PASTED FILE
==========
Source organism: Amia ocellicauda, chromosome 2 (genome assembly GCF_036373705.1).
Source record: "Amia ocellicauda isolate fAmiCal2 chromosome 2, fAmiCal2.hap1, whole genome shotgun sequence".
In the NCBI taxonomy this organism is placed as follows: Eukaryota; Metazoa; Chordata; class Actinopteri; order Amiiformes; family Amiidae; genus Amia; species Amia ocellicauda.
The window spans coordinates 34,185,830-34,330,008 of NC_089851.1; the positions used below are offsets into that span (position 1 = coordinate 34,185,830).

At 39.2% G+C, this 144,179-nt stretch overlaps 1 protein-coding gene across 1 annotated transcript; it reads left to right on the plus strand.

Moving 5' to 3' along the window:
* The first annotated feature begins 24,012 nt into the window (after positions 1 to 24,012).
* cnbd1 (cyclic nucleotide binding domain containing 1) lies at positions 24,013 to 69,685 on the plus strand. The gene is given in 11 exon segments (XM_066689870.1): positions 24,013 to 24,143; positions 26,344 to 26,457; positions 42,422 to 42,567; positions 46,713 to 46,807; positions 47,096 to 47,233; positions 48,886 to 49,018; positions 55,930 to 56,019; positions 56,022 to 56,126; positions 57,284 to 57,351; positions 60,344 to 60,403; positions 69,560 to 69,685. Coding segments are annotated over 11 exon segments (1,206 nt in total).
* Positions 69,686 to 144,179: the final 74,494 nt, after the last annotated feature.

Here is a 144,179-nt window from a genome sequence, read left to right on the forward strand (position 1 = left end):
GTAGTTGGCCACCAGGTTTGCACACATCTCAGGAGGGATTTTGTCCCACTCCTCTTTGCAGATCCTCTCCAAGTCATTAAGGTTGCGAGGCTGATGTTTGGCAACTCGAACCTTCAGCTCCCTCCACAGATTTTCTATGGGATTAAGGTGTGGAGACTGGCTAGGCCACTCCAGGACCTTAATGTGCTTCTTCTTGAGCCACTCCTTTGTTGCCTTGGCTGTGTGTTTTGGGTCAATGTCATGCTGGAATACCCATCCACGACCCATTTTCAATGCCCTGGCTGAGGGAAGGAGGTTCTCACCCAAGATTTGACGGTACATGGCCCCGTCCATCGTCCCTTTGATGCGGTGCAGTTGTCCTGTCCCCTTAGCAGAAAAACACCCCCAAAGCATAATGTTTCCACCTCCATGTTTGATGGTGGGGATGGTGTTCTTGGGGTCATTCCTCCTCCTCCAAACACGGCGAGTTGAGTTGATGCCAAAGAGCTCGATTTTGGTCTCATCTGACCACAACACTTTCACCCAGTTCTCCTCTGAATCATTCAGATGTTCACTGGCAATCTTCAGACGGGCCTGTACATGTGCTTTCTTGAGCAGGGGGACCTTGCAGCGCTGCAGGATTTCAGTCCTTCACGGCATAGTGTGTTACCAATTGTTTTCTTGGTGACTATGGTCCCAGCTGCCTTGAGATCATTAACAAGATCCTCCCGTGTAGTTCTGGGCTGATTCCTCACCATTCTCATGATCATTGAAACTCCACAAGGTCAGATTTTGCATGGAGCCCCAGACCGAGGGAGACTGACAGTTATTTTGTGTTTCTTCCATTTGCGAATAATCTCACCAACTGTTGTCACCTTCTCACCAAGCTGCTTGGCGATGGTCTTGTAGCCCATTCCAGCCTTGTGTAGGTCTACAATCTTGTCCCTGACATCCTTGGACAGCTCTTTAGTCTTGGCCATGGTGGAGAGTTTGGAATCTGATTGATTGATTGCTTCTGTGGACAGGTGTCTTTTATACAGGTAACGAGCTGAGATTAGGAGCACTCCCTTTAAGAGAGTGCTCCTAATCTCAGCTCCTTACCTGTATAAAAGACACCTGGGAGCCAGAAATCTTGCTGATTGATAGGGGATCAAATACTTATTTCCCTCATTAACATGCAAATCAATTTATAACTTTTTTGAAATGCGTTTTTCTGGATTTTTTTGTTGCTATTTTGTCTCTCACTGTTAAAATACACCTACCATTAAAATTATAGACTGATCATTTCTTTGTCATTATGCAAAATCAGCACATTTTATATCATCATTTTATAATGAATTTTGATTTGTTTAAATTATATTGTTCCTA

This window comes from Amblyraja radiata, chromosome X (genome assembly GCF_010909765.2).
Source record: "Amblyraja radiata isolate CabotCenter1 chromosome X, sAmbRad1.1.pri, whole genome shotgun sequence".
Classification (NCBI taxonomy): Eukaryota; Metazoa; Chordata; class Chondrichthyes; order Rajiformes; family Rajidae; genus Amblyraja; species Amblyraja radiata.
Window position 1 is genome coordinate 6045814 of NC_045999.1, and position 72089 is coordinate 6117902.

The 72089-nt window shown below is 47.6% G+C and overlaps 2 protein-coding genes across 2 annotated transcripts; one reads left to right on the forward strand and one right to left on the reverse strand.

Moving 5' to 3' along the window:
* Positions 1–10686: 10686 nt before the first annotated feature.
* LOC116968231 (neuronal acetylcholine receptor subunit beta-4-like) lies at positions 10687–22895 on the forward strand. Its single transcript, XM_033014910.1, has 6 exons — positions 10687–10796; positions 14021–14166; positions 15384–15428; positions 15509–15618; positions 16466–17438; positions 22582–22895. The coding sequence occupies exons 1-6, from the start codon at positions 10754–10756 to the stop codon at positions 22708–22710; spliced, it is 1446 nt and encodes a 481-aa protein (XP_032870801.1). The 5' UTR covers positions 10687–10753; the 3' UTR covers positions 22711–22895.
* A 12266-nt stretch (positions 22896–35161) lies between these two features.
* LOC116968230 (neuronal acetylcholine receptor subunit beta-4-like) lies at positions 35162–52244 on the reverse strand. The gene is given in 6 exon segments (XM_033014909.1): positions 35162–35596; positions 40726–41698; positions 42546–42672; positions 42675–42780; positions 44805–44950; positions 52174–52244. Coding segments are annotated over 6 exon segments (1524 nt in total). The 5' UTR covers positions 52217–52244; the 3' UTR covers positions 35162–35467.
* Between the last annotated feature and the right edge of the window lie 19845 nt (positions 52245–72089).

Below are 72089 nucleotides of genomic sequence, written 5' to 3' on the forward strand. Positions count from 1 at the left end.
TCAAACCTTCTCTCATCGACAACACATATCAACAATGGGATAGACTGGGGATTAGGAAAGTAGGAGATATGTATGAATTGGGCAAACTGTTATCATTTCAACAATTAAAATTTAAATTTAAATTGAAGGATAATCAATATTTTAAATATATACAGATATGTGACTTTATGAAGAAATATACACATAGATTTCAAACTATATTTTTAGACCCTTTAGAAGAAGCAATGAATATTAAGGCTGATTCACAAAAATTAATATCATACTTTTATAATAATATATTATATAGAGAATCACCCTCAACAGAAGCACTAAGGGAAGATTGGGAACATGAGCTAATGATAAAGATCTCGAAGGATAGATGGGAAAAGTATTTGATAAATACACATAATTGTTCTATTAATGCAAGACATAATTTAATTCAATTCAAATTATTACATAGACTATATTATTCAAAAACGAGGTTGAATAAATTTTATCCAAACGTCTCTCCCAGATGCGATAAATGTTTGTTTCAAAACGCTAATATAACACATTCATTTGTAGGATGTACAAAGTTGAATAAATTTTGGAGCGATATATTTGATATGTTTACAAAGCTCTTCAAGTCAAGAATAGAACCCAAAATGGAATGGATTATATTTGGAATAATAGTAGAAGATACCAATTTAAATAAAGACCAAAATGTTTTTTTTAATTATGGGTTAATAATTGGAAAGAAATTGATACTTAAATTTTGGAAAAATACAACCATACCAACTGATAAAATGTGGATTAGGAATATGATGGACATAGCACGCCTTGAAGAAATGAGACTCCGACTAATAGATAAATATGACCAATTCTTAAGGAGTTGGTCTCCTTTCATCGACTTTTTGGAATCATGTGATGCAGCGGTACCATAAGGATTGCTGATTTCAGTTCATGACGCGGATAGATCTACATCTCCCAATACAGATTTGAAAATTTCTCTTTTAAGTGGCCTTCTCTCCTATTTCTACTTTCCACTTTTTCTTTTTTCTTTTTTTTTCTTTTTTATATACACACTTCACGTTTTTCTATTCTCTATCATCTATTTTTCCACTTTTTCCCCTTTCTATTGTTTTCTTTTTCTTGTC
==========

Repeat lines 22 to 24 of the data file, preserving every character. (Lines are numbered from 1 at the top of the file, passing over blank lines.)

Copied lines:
* Between the last annotated feature and the right edge of the window lie 19845 nt (positions 52245–72089).

Below are 72089 nucleotides of genomic sequence, written 5' to 3' on the forward strand. Positions count from 1 at the left end.
TCAAACCTTCTCTCATCGACAACACATATCAACAATGGGATAGACTGGGGATTAGGAAAGTAGGAGATATGTATGAATTGGGCAAACTGTTATCATTTCAACAATTAAAATTTAAATTTAAATTGAAGGATAATCAATATTTTAAATATATACAGATATGTGACTTTATGAAGAAATATACACATAGATTTCAAACTATATTTTTAGACCCTTTAGAAGAAGCAATGAATATTAAGGCTGATTCACAAAAATTAATATCATACTTTTATAATAATATATTATATAGAGAATCACCCTCAACAGAAGCACTAAGGGAAGATTGGGAACATGAGCTAATGATAAAGATCTCGAAGGATAGATGGGAAAAGTATTTGATAAATACACATAATTGTTCTATTAATGCAAGACATAATTTAATTCAATTCAAATTATTACATAGACTATATTATTCAAAAACGAGGTTGAATAAATTTTATCCAAACGTCTCTCCCAGATGCGATAAATGTTTGTTTCAAAACGCTAATATAACACATTCATTTGTAGGATGTACAAAGTTGAATAAATTTTGGAGCGATATATTTGATATGTTTACAAAGCTCTTCAAGTCAAGAATAGAACCCAAAATGGAATGGATTATATTTGGAATAATAGTAGAAGATACCAATTTAAATAAAGACCAAAATGTTTTTTTTAATTATGGGTTAATAATTGGAAAGAAATTGATACTTAAATTTTGGAAAAATACAACCATACCAACTGATAAAATGTGGATTAGGAATATGATGGACATAGCACGCCTTGAAGAAATGAGACTCCGACTAATAGATAAATATGACCAATTCTTAAGGAGTTGGTCTCCTTTCATCGACTTTTTGGAATCATGTGATGCAGCGGTACCATAAGGATTGCTGATTTCAGTTCATGACGCGGATAGATCTACATCTCCCAATACAGATTTGAAAATTTCTCTTTTAAGTGGCCTTCTCTCCTATTTCTACTTTCCACTTTTTCTTTTTTCTTTTTTTTTCTTTTTTATATACACACTTCACGTTTTTCTATTCTCTATCATCTATTTTTCCACTTTTTCCCCTTTCTATTGTTTTCTTTTTCTTGTC